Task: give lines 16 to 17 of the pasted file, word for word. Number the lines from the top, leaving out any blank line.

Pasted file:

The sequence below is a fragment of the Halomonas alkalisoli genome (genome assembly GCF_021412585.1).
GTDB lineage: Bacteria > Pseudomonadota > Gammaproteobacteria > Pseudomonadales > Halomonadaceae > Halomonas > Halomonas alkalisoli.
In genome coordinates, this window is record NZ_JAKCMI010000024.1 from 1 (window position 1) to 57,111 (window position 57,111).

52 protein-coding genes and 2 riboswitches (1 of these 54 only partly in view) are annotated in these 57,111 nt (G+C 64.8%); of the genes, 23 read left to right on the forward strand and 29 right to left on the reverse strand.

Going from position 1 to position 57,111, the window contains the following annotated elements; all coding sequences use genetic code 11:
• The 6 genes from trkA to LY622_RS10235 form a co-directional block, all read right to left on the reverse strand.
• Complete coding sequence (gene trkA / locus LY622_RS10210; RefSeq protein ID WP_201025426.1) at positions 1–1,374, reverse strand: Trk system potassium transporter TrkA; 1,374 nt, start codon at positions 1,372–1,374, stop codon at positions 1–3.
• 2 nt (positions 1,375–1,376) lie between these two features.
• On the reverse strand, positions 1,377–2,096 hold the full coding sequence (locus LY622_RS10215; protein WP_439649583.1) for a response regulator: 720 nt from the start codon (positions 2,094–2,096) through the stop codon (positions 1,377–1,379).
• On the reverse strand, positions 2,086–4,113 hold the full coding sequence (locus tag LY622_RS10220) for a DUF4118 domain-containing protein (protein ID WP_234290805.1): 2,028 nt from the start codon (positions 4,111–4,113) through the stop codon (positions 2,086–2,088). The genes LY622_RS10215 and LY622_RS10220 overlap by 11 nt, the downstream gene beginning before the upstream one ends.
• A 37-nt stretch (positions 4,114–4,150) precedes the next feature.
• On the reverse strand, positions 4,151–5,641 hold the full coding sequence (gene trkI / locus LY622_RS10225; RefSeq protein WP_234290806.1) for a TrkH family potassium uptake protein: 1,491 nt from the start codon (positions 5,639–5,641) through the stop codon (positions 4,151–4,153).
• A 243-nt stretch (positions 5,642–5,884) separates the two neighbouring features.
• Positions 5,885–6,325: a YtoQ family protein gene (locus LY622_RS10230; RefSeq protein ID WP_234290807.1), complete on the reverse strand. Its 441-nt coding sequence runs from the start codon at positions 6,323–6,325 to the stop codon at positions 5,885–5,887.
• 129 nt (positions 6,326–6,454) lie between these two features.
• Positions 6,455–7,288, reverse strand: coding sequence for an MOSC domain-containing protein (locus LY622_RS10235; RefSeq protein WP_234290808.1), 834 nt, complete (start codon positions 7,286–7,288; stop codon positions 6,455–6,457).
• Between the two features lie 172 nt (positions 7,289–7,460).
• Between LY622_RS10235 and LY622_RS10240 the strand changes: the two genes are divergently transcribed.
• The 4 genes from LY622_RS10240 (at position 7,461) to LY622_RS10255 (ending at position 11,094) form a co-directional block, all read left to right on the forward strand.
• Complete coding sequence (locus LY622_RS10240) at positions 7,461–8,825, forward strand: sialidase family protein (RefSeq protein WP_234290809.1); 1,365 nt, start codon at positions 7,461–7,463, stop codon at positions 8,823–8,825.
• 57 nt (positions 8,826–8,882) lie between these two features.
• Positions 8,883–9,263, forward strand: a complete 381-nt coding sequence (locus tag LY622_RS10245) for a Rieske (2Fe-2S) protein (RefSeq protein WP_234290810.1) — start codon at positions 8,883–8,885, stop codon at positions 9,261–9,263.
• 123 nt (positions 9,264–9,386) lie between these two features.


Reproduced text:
• Positions 6,455–7,288, reverse strand: coding sequence for an MOSC domain-containing protein (locus LY622_RS10235; RefSeq protein WP_234290808.1), 834 nt, complete (start codon positions 7,286–7,288; stop codon positions 6,455–6,457).
• Between the two features lie 172 nt (positions 7,289–7,460).